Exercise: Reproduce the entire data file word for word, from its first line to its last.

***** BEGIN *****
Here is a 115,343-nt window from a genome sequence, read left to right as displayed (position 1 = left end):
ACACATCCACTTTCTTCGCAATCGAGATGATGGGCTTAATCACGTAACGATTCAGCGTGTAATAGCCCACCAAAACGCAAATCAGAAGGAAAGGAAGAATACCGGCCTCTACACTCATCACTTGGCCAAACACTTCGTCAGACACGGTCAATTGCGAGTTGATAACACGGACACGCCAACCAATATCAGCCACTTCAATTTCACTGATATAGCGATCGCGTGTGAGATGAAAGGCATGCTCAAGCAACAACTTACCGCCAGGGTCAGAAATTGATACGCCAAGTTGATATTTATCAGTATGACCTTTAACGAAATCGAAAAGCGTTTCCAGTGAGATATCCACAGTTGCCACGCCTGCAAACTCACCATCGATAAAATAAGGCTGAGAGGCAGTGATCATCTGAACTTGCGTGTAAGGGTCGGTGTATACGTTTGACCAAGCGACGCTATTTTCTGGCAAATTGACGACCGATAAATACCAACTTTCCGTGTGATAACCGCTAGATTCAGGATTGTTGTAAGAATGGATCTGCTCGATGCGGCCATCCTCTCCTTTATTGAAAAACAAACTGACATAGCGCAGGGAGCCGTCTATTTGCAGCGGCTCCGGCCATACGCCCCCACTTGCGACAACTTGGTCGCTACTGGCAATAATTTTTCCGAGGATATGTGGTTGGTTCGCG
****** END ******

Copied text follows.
Here is a 115,343-nt window from a genome sequence, read left to right as displayed (position 1 = left end):
ACACATCCACTTTCTTCGCAATCGAGATGATGGGCTTAATCACGTAACGATTCAGCGTGTAATAGCCCACCAAAACGCAAATCAGAAGGAAAGGAAGAATACCGGCCTCTACACTCATCACTTGGCCAAACACTTCGTCAGACACGGTCAATTGCGAGTTGATAACACGGACACGCCAACCAATATCAGCCACTTCAATTTCACTGATATAGCGATCGCGTGTGAGATGAAAGGCATGCTCAAGCAACAACTTACCGCCAGGGTCAGAAATTGATACGCCAAGTTGATATTTATCAGTATGACCTTTAACGAAATCGAAAAGCGTTTCCAGTGAGATATCCACAGTTGCCACGCCTGCAAACTCACCATCGATAAAATAAGGCTGAGAGGCAGTGATCATCTGAACTTGCGTGTAAGGGTCGGTGTATACGTTTGACCAAGCGACGCTATTTTCTGGCAAATTGACGACCGATAAATACCAACTTTCCGTGTGATAACCGCTAGATTCAGGATTGTTGTAAGAATGGATCTGCTCGATGCGGCCATCCTCTCCTTTATTGAAAAACAAACTGACATAGCGCAGGGAGCCGTCTATTTGCAGCGGCTCCGGCCATACGCCCCCACTTGCGACAACTTGGTCGCTACTGGCAATAATTTTTCCGAGGATATGTGGTTGGTTCGCG